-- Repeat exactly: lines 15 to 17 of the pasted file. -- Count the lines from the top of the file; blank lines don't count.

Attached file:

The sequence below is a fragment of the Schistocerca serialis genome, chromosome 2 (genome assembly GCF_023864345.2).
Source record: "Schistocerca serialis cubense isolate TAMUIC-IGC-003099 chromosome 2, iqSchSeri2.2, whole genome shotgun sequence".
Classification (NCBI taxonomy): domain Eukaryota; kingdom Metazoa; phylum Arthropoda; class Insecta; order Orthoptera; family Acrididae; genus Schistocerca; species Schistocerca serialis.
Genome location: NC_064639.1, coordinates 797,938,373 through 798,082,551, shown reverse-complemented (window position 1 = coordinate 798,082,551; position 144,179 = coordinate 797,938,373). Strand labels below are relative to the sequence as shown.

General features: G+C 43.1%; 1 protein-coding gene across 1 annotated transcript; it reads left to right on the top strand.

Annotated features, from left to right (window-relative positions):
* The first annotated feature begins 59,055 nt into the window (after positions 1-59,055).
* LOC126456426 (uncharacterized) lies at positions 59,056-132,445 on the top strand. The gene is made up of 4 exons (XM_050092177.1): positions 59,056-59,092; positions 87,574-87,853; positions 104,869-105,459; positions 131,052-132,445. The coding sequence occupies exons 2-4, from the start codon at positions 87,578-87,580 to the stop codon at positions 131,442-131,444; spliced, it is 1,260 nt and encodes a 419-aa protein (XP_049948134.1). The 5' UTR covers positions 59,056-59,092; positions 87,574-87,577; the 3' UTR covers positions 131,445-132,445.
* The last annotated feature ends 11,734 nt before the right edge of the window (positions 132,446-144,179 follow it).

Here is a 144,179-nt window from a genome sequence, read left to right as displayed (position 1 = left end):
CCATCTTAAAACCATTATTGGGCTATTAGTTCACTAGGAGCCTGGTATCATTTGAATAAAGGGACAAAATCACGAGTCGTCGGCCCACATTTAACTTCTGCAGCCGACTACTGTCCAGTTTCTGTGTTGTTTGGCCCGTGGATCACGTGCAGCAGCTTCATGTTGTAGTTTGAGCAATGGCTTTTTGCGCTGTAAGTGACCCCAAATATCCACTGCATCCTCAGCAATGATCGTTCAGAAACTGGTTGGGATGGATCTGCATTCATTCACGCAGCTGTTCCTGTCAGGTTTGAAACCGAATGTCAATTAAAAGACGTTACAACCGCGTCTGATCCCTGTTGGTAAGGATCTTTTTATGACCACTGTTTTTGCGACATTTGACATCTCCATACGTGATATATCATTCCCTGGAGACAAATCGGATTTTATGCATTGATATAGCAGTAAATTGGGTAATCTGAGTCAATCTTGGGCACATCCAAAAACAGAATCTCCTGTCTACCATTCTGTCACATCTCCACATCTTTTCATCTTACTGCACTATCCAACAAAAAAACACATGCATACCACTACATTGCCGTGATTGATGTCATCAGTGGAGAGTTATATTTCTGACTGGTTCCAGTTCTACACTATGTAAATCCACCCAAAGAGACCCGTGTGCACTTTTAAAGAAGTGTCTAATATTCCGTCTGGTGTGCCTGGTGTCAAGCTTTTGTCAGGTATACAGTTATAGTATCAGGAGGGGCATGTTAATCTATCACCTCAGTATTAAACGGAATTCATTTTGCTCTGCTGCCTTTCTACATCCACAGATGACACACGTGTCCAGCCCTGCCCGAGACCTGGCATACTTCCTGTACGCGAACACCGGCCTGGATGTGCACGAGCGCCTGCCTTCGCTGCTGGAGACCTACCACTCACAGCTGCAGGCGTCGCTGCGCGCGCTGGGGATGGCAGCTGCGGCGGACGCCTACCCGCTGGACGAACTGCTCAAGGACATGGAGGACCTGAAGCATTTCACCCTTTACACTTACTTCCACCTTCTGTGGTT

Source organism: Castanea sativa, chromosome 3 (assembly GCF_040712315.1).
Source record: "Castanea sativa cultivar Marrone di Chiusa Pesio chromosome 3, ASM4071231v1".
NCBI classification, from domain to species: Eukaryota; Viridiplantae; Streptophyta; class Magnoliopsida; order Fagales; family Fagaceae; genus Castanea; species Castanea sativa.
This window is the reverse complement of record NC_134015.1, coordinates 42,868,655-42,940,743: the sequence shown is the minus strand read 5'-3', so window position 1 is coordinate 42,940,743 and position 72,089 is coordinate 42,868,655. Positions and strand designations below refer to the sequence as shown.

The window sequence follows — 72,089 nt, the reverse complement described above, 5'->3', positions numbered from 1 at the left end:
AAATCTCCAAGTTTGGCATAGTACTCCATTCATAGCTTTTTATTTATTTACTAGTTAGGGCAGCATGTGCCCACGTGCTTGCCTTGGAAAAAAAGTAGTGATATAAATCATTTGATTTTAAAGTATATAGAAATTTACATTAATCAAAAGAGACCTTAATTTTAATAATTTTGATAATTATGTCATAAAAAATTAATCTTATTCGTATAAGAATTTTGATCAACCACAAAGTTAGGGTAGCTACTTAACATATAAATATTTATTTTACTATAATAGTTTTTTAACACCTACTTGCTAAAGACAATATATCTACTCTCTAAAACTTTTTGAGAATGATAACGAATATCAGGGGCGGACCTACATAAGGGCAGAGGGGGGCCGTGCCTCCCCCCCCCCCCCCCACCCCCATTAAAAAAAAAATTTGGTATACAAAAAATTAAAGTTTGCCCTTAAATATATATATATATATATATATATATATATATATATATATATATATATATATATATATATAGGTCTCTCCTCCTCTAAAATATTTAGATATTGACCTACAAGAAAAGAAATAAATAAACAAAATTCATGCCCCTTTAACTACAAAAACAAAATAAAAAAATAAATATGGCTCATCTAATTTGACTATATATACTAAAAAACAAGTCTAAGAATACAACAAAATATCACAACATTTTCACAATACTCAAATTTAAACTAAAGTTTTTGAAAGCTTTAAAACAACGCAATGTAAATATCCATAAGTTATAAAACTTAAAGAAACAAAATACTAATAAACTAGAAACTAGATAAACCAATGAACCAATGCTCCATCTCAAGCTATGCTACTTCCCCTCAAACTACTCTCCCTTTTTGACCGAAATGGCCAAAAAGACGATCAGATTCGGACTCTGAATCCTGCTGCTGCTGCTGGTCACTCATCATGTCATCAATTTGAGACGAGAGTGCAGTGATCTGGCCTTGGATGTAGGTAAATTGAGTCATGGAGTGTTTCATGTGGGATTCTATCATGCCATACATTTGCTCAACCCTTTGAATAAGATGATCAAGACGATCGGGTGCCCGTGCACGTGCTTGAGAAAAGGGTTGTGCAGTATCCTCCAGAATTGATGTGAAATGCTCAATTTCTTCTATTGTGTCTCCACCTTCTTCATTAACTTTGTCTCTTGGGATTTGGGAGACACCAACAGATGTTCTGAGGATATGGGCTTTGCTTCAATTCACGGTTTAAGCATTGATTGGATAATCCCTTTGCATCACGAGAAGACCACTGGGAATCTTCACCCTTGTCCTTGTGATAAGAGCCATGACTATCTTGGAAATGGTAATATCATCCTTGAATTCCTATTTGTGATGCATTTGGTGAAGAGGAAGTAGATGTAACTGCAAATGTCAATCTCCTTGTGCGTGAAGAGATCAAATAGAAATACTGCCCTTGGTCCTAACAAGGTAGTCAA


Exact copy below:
This window is the reverse complement of record NC_134015.1, coordinates 42,868,655-42,940,743: the sequence shown is the minus strand read 5'-3', so window position 1 is coordinate 42,940,743 and position 72,089 is coordinate 42,868,655. Positions and strand designations below refer to the sequence as shown.

The window sequence follows — 72,089 nt, the reverse complement described above, 5'->3', positions numbered from 1 at the left end:
AAATCTCCAAGTTTGGCATAGTACTCCATTCATAGCTTTTTATTTATTTACTAGTTAGGGCAGCATGTGCCCACGTGCTTGCCTTGGAAAAAAAGTAGTGATATAAATCATTTGATTTTAAAGTATATAGAAATTTACATTAATCAAAAGAGACCTTAATTTTAATAATTTTGATAATTATGTCATAAAAAATTAATCTTATTCGTATAAGAATTTTGATCAACCACAAAGTTAGGGTAGCTACTTAACATATAAATATTTATTTTACTATAATAGTTTTTTAACACCTACTTGCTAAAGACAATATATCTACTCTCTAAAACTTTTTGAGAATGATAACGAATATCAGGGGCGGACCTACATAAGGGCAGAGGGGGGCCGTGCCTCCCCCCCCCCCCCCCACCCCCATTAAAAAAAAAATTTGGTATACAAAAAATTAAAGTTTGCCCTTAAATATATATATATATATATATATATATATATATATATATATATATATATATATATATATATAGGTCTCTCCTCCTCTAAAATATTTAGATATTGACCTACAAGAAAAGAAATAAATAAACAAAATTCATGCCCCTTTAACTACAAAAACAAAATAAAAAAATAAATATGGCTCATCTAATTTGACTATATATACTAAAAAACAAGTCTAAGAATACAACAAAATATCACAACATTTTCACAATACTCAAATTTAAACTAAAGTTTTTGAAAGCTTTAAAACAACGCAATGTAAATATCCATAAGTTATAAAACTTAAAGAAACAAAATACTAATAAACTAGAAACTAGATAAACCAATGAACCAATGCTCCATCTCAAGCTATGCTACTTCCCCTCAAACTACTCTCCCTTTTTGACCGAAATGGCCAAAAAGACGATCAGATTCGGACTCTGAATCCTGCTGCTGCTGCTGGTCACTCATCATGTCATCAATTTGAGACGAGAGTGCAGTGATCTGGCCTTGGATGTAGGTAAATTGAGTCATGGAGTGTTTCATGTGGGATTCTATCATGCCATACATTTGCTCAACCCTTTGAATAAGATGATCAAGACGATCGGGTGCCCGTGCACGTGCTTGAGAAAAGGGTTGTGCAGTATCCTCCAGAATTGATGTGAAATGCTCAATTTCTTCTATTGTGTCTCCACCTTCTTCATTAACTTTGTCTCTTGGGATTTGGGAGACACCAACAGATGTTCTGAGGATATGGGCTTTGCTTCAATTCACGGTTTAAGCATTGATTGGATAATCCCTTTGCATCACGAGAAGACCACTGGGAATCTTCACCCTTGTCCTTGTGATAAGAGCCATGACTATCTTGGAAATGGTAATATCATCCTTGAATTCCTATTTGTGATGCATTTGGTGAAGAGGAAGTAGATGTAACTGCAAATGTCAATCTCCTTGTGCGTGAAGAGATCAAATAGAAATACTGCCCTTGGTCCTAACAAGGTAGTCAA